2016’s Shadows over Innistrad introduced the world to Clue tokens, and Magic has never been the same again. There is a wealth of utility to generating artifacts that sacrifice themselves for free. It allows designers to add set-specific bonuses across a host of cards. It provides ample opportunities for synergy, be it with artifacts, tokens, sacrificing, the bonus the token generates, and entire economies using the token. We know that that this sort of mechanic is successful because we’ve seen it employed almost annually ever since. Clues in 2016. Treasure in 2017 and 2018. Food in 2019. Clues, Treasure, and Blood in 2021. So, our bar is set pretty high for Blood to begin with.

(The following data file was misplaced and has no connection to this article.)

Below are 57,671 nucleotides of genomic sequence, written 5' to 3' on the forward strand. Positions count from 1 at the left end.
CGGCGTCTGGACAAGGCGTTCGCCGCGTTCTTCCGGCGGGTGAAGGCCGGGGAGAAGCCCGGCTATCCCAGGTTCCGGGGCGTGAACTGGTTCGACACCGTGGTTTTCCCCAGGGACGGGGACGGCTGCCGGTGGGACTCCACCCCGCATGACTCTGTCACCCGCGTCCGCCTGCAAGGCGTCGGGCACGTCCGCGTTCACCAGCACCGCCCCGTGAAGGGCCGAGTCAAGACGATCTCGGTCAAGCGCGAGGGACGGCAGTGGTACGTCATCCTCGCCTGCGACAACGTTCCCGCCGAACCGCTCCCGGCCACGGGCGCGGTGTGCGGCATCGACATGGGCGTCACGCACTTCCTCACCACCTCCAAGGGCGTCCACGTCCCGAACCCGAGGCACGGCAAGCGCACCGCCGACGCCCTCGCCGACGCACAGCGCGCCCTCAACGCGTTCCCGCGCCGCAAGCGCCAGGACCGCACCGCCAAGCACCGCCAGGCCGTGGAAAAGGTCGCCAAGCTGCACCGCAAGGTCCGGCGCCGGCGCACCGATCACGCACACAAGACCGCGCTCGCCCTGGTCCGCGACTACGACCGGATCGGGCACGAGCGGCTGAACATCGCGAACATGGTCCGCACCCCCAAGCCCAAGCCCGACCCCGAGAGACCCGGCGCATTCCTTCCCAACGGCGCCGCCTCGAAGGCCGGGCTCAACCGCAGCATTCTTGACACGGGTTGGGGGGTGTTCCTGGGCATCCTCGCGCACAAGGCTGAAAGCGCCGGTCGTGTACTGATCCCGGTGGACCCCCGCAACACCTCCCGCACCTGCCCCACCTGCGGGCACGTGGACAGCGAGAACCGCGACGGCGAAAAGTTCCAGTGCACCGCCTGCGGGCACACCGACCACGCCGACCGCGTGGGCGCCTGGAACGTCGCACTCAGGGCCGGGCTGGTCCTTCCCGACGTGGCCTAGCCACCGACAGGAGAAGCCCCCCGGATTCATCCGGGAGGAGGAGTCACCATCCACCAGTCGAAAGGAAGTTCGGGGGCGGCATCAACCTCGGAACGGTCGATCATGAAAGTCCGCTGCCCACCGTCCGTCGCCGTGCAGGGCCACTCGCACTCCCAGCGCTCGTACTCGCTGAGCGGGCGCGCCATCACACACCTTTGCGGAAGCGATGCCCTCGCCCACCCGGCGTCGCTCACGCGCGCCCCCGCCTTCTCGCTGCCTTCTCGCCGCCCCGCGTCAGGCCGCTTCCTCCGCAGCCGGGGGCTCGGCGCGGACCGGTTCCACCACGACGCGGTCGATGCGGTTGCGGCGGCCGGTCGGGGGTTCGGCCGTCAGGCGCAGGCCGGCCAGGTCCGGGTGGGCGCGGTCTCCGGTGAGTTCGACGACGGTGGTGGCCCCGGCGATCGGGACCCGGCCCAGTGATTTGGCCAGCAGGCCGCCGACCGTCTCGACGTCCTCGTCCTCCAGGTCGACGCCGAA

Mechanically, I love Blood. Its effect grants Cycling, which is one of Magic’s most powerful smoothing mechanics. Yes, it’s more fun for more players for a smoothing mechanic to involve playing all of your cards rather than tactically throwing them away (one of the reasons why Scry is evergreen and Cycling is not), but Blood gently addresses that issue. Because it’s a two step process, where you need to cast a spell (which critically requires some amount of mana) to then be able to Cycle a card using that Blood, there’s a bit of a delay built in. Having to wait a couple turns before you both have Blood and the ability to sacrifice said Blood makes it so you’re a little more likely to be Cycling lands away than spells. The fact that it’s a two step process makes it so Blood Cycling for a single, generic mana is fair when that was fairly game-breaking in Ikoria: Lair of Behemoths Limited.